A young hoodlum heaves a brick through the window of a baker’s shop. The shopkeeper runs out furious, but the boy is gone. A crowd gathers, and begins to stare with quiet satisfaction at the gaping hole in the window and the shattered glass over the bread and pies.
After a while the crowd feels the need for philosophic reflection. And several of its members are almost certain to remind each other or the baker that, after all, the misfortune has its bright side. It will make business for some glazier (window maker).
As they begin to think of this they elaborate upon it. How much does a new plate glass window cost? Two hundred and fifty dollars? That will be quite a sum. After all, if windows were never broken, what would happen to the glass business? Then, of course, the thing is endless. The glazier will have $250 more to spend with other merchants, and these in turn will have $250 more to spend with still other merchants, and so ad infinitum. The smashed window will go on providing money and employment in ever-widening circles.
The logical conclusion from all this would be, if the crowd drew it, that the little hoodlum who threw the brick, far from being a public menace, was a public benefactor.
Now let us take another look. The crowd is at least right in its first conclusion. This little act of vandalism will in the first instance mean more business for some glazier. But the shopkeeper will be out $250 that he was planning to spend for a new suit. Because he has to replace a window, he will have to go without the suit (or some equivalent luxury or need). Instead of having a window and $250 he now has merely a window. Or, as he was planning to buy the suit that very afternoon, instead of having both a window and a suit he must be content with the window and no suit.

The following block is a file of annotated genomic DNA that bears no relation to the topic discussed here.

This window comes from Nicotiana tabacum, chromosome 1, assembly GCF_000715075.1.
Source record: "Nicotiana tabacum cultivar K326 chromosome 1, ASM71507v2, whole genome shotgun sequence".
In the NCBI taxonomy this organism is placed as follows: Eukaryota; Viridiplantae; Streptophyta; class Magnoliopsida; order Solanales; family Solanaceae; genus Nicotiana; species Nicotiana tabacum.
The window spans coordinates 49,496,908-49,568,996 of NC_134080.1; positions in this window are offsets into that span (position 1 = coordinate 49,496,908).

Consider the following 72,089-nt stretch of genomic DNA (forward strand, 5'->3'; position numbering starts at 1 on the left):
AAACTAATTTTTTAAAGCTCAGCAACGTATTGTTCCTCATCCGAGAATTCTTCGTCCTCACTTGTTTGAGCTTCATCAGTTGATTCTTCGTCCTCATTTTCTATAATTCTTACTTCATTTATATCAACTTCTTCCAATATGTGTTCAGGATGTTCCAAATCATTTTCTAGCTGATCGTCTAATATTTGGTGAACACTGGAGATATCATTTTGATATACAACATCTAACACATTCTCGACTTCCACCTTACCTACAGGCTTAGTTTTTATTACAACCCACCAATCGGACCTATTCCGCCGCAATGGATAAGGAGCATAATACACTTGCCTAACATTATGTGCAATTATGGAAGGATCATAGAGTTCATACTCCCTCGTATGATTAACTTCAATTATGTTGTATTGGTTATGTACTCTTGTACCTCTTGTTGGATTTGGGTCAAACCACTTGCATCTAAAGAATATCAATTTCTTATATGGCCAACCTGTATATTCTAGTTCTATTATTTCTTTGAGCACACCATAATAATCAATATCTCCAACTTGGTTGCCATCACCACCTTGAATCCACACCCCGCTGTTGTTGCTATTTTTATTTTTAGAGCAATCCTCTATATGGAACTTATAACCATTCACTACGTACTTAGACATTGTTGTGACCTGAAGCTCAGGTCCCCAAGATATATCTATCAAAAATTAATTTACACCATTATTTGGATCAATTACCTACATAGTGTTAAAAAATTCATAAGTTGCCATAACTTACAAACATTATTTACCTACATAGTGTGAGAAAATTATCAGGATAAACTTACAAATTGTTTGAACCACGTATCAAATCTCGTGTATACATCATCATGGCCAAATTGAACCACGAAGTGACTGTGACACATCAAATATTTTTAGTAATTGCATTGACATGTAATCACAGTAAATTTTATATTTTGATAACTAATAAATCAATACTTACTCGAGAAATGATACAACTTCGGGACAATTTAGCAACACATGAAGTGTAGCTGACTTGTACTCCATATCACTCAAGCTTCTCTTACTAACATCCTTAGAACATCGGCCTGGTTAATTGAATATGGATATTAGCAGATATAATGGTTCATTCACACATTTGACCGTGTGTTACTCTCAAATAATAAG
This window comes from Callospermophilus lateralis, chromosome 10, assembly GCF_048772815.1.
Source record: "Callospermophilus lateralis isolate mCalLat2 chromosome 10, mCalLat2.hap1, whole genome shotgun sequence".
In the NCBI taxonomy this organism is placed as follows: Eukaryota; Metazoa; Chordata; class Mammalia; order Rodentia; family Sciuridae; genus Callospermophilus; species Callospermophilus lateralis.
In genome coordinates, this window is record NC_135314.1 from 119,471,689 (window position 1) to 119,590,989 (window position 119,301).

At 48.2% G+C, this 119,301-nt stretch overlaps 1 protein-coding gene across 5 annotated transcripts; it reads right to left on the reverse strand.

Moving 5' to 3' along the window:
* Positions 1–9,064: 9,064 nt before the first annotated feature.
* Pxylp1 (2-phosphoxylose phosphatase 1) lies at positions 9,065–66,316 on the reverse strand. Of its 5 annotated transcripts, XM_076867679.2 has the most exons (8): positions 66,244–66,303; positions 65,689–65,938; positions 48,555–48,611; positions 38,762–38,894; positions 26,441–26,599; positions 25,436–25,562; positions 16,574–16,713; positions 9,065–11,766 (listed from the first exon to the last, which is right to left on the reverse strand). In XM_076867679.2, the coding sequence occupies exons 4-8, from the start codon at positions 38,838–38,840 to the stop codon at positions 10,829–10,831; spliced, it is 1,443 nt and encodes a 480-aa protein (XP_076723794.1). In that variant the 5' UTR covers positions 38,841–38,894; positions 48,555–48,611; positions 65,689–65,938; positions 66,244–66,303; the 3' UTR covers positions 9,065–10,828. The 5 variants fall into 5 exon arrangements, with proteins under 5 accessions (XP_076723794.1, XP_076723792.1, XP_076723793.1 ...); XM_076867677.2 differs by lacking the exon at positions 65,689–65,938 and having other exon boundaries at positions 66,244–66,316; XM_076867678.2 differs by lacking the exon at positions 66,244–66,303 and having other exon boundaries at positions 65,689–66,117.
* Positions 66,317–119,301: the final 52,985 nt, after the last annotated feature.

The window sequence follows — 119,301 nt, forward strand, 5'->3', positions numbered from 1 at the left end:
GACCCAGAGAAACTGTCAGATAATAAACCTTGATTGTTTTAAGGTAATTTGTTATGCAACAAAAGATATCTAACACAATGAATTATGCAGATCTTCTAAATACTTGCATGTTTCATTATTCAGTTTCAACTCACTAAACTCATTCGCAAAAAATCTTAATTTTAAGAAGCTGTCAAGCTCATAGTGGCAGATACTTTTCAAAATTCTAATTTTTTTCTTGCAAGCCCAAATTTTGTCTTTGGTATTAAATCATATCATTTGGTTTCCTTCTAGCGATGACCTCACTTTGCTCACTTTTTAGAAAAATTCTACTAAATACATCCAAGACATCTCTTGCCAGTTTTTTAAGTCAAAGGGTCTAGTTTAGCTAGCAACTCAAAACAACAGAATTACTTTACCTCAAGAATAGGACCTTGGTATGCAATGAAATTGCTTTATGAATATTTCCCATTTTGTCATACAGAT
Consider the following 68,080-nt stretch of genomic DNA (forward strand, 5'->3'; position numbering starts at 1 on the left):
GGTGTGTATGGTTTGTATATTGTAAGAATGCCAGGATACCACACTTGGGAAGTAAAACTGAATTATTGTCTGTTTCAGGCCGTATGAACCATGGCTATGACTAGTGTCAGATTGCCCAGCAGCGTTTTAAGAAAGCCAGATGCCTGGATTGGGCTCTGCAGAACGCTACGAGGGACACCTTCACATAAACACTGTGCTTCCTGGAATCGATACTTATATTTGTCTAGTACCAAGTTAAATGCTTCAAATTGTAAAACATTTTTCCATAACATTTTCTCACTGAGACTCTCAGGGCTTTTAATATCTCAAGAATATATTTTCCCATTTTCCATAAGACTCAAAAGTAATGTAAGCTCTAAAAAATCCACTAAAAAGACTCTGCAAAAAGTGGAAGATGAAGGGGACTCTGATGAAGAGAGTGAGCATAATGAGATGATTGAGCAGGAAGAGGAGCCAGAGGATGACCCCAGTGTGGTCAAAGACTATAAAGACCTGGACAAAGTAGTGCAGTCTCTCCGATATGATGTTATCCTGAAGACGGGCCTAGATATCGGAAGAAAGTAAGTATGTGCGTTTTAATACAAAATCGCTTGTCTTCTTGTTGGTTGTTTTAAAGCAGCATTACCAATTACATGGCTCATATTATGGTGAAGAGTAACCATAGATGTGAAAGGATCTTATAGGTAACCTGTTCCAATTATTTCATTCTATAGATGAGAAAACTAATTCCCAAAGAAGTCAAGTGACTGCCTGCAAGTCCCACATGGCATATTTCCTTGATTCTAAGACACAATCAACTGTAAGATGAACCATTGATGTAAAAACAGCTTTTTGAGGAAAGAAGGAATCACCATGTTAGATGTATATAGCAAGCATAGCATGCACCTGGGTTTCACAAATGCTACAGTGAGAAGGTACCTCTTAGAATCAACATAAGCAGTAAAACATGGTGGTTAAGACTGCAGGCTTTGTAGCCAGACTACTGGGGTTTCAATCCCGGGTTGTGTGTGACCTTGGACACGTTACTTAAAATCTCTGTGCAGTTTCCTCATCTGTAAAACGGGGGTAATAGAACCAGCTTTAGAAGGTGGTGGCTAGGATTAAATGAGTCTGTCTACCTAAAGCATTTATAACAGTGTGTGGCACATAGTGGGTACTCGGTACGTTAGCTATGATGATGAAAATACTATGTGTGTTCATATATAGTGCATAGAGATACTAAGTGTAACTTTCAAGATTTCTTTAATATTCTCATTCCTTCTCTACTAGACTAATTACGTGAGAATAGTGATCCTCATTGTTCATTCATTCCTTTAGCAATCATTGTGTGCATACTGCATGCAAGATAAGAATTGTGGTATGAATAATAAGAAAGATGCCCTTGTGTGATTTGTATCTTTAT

If we think of the baker as part of a community, the community has lost a new suit that might otherwise have come into being, and is just that much poorer.
The glazier’s gain in business, in short, is merely the tailor’s loss of business. No new “employment” has been added. The people in the crowd were thinking only of two parties to the transaction, the baker and the glazier. They had forgotten about the potential third party involved, the tailor. They forgot him precisely because he will not now enter the scene. They will see the new window in the next day or two. They will never see the extra suit, precisely because it will never be made. They see only what is immediately visible to the eye.
Thus we see the fallacy of destruction as an economic advantage. Anybody, one would think, would be able to avoid this fallacy after a few moment’s thought. Yet this fallacy, under a hundred different disguises, is the most persistent in the history of economics. It is solemly reaffirmed every day by great captains of industry, by chambers of commerce, by labor union leaders, by editorial writers and newspaper columnists and radio and television commentators, by learned statisticians using the most refined techniques, by professors of economics in our best universities.
— Economics in One Lesson by Henry Hazlitt